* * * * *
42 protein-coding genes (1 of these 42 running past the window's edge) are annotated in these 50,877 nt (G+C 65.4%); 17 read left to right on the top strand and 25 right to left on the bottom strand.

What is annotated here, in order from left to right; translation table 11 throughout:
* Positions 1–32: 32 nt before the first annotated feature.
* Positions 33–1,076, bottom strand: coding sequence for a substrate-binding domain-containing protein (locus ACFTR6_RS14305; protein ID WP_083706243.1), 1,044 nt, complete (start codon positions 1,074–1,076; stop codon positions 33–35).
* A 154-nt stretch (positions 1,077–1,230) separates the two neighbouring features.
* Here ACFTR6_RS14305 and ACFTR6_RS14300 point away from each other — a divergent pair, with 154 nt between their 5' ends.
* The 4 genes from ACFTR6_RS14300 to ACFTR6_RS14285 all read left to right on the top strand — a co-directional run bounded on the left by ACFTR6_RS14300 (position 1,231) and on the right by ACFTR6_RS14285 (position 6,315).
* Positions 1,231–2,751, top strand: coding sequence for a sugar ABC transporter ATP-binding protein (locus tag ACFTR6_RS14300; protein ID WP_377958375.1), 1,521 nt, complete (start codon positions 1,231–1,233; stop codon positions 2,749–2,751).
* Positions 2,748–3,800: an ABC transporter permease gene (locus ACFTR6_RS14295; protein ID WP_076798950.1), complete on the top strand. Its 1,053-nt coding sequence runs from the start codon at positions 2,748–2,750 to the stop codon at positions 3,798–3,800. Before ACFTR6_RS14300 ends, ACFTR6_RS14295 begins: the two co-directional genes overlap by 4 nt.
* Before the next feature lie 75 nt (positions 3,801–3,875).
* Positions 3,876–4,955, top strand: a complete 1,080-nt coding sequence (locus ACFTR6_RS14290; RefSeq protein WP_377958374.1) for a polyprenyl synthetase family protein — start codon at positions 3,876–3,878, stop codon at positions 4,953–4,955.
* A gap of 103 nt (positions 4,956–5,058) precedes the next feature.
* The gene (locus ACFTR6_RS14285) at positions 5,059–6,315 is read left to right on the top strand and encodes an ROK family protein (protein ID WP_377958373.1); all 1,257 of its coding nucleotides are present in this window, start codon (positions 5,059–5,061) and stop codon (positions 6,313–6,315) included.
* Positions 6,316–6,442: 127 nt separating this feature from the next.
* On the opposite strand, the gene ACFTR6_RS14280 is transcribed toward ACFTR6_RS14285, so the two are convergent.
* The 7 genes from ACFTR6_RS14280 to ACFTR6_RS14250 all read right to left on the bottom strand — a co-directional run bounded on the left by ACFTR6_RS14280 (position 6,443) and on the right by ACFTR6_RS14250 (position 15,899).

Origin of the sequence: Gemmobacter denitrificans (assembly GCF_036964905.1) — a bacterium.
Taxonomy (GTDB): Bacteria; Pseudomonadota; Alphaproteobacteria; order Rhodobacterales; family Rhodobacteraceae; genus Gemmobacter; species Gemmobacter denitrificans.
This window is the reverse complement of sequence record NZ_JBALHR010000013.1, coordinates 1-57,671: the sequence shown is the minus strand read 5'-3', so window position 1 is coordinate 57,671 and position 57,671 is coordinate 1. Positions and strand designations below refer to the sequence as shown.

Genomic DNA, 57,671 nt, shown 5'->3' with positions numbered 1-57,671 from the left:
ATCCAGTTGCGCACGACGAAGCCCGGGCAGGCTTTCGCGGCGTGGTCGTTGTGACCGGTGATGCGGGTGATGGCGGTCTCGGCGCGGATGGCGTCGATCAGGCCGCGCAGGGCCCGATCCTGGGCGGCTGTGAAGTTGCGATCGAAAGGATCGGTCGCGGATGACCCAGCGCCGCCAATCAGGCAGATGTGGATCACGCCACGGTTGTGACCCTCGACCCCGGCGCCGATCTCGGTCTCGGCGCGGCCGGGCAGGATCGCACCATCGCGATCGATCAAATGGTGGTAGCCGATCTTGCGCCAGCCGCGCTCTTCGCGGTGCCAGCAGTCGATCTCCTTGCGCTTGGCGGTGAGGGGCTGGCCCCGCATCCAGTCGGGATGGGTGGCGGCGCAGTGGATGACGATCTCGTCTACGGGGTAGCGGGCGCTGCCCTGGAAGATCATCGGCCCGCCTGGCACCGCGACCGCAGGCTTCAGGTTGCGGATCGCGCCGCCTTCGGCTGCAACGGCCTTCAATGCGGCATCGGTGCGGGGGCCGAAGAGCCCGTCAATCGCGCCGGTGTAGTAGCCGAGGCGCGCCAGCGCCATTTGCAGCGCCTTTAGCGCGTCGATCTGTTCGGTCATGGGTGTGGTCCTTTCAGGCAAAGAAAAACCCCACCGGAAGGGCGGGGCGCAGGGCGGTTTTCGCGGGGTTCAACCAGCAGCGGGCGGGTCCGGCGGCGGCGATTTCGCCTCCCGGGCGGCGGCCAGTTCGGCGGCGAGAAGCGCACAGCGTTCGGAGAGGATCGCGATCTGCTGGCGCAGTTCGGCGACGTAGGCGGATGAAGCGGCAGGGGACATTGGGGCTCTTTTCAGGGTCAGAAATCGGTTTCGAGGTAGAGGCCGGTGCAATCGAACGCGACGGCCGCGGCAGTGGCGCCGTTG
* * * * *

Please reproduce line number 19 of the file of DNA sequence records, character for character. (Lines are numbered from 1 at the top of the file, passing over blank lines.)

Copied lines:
This window is the reverse complement of sequence record NZ_JBALHR010000013.1, coordinates 1-57,671: the sequence shown is the minus strand read 5'-3', so window position 1 is coordinate 57,671 and position 57,671 is coordinate 1. Positions and strand designations below refer to the sequence as shown.